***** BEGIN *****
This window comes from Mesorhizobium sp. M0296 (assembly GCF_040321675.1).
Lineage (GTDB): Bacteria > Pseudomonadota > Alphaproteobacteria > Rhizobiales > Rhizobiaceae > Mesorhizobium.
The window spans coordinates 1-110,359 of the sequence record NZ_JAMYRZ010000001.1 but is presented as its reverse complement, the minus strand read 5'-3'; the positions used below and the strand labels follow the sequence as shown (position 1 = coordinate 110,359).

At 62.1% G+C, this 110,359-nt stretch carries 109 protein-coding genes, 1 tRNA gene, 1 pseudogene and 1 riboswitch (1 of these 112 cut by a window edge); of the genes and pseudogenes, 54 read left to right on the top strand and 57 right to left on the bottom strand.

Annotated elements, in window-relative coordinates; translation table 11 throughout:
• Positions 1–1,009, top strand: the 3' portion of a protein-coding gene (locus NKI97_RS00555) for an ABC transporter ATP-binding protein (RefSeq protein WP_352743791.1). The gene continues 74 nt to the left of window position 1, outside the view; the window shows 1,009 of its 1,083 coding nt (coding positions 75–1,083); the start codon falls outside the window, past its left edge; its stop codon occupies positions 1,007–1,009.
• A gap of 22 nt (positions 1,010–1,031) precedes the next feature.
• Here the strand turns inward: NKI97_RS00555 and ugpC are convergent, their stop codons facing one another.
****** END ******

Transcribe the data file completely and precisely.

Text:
This window comes from Mesorhizobium sp. M0296 (assembly GCF_040321675.1).
Lineage (GTDB): Bacteria > Pseudomonadota > Alphaproteobacteria > Rhizobiales > Rhizobiaceae > Mesorhizobium.
The window spans coordinates 1-110,359 of the sequence record NZ_JAMYRZ010000001.1 but is presented as its reverse complement, the minus strand read 5'-3'; the positions used below and the strand labels follow the sequence as shown (position 1 = coordinate 110,359).

At 62.1% G+C, this 110,359-nt stretch carries 109 protein-coding genes, 1 tRNA gene, 1 pseudogene and 1 riboswitch (1 of these 112 cut by a window edge); of the genes and pseudogenes, 54 read left to right on the top strand and 57 right to left on the bottom strand.

Annotated elements, in window-relative coordinates; translation table 11 throughout:
• Positions 1–1,009, top strand: the 3' portion of a protein-coding gene (locus NKI97_RS00555) for an ABC transporter ATP-binding protein (RefSeq protein WP_352743791.1). The gene continues 74 nt to the left of window position 1, outside the view; the window shows 1,009 of its 1,083 coding nt (coding positions 75–1,083); the start codon falls outside the window, past its left edge; its stop codon occupies positions 1,007–1,009.
• A gap of 22 nt (positions 1,010–1,031) precedes the next feature.
• Here the strand turns inward: NKI97_RS00555 and ugpC are convergent, their stop codons facing one another.